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QuickStats About Unpaid Work looks at the unpaid work of adults (aged 15 years and over) who usually live in New Zealand. Information in this QuickStats is based on New Zealand’s 2006 Census of Population and Dwellings, held on 7 March 2006.

Summary information on the types of unpaid work people participate in, and the nature of the people who undertake this work, was obtained in the 2006 Census. Respondents were asked to provide information about their participation in unpaid work in the four weeks prior to the census.

Unpaid work, as measured in the 2006 Census, can be broken into three broad categories: unpaid work that occurs within the household; unpaid work that occurs outside the household; and other voluntary work through an organisation, group or marae. QuickStats About Unpaid Work provides details about involvement in these three categories.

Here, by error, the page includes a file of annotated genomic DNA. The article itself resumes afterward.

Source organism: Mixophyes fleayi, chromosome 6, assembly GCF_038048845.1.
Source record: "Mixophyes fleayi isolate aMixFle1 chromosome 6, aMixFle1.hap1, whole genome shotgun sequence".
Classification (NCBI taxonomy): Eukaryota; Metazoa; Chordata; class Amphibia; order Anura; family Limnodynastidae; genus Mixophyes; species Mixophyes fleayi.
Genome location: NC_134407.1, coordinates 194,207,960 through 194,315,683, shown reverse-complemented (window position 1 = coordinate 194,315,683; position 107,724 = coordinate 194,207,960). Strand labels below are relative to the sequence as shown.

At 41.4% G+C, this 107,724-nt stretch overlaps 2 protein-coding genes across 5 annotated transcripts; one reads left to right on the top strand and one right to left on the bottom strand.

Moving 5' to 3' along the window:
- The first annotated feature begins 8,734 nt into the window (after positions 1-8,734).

Percentages in the text have been rounded to whole numbers, while percentages in the tables have been rounded to one decimal place. No time series information has been included because of differences in the question between censuses.

Overview

The majority of New Zealand adults participated in some form of unpaid work in the four weeks preceding census night. Eighty-nine percent of people aged 15 years and over undertook some form of unpaid work within the reference period.

Females had higher rates of participation in unpaid activities than males. Ninety-two percent of women engaged in unpaid work, compared with 86 percent of males.

Māori participation rates in unpaid work were similar to those of the general population, with 89 percent of Māori undertaking some form of unpaid work in the four weeks prior to the 2006 Census. Female and male participation rates for Māori were 92 percent and 85 percent, respectively.

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